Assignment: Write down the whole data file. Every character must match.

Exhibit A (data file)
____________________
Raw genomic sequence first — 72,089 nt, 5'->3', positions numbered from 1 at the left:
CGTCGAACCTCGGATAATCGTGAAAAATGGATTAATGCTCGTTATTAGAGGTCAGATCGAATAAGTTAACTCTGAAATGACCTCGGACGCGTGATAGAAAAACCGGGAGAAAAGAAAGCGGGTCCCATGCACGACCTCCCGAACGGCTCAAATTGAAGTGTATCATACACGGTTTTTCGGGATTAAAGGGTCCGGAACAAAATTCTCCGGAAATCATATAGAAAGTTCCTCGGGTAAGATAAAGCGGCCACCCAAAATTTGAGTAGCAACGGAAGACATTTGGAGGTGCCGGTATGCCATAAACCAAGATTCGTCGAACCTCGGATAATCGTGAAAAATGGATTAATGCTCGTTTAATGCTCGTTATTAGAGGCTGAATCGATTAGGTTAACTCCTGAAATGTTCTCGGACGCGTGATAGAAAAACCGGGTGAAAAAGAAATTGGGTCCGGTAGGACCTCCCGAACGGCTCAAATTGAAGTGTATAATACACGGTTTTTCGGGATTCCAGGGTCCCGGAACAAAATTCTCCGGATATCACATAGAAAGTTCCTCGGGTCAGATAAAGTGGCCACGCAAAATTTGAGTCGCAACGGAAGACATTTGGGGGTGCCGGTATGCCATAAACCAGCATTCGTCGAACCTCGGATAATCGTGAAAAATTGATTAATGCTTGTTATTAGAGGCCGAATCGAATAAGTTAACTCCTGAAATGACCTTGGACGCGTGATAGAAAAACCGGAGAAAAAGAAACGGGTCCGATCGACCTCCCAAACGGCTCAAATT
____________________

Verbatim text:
Raw genomic sequence first — 72,089 nt, 5'->3', positions numbered from 1 at the left:
CGTCGAACCTCGGATAATCGTGAAAAATGGATTAATGCTCGTTATTAGAGGTCAGATCGAATAAGTTAACTCTGAAATGACCTCGGACGCGTGATAGAAAAACCGGGAGAAAAGAAAGCGGGTCCCATGCACGACCTCCCGAACGGCTCAAATTGAAGTGTATCATACACGGTTTTTCGGGATTAAAGGGTCCGGAACAAAATTCTCCGGAAATCATATAGAAAGTTCCTCGGGTAAGATAAAGCGGCCACCCAAAATTTGAGTAGCAACGGAAGACATTTGGAGGTGCCGGTATGCCATAAACCAAGATTCGTCGAACCTCGGATAATCGTGAAAAATGGATTAATGCTCGTTTAATGCTCGTTATTAGAGGCTGAATCGATTAGGTTAACTCCTGAAATGTTCTCGGACGCGTGATAGAAAAACCGGGTGAAAAAGAAATTGGGTCCGGTAGGACCTCCCGAACGGCTCAAATTGAAGTGTATAATACACGGTTTTTCGGGATTCCAGGGTCCCGGAACAAAATTCTCCGGATATCACATAGAAAGTTCCTCGGGTCAGATAAAGTGGCCACGCAAAATTTGAGTCGCAACGGAAGACATTTGGGGGTGCCGGTATGCCATAAACCAGCATTCGTCGAACCTCGGATAATCGTGAAAAATTGATTAATGCTTGTTATTAGAGGCCGAATCGAATAAGTTAACTCCTGAAATGACCTTGGACGCGTGATAGAAAAACCGGAGAAAAAGAAACGGGTCCGATCGACCTCCCAAACGGCTCAAATT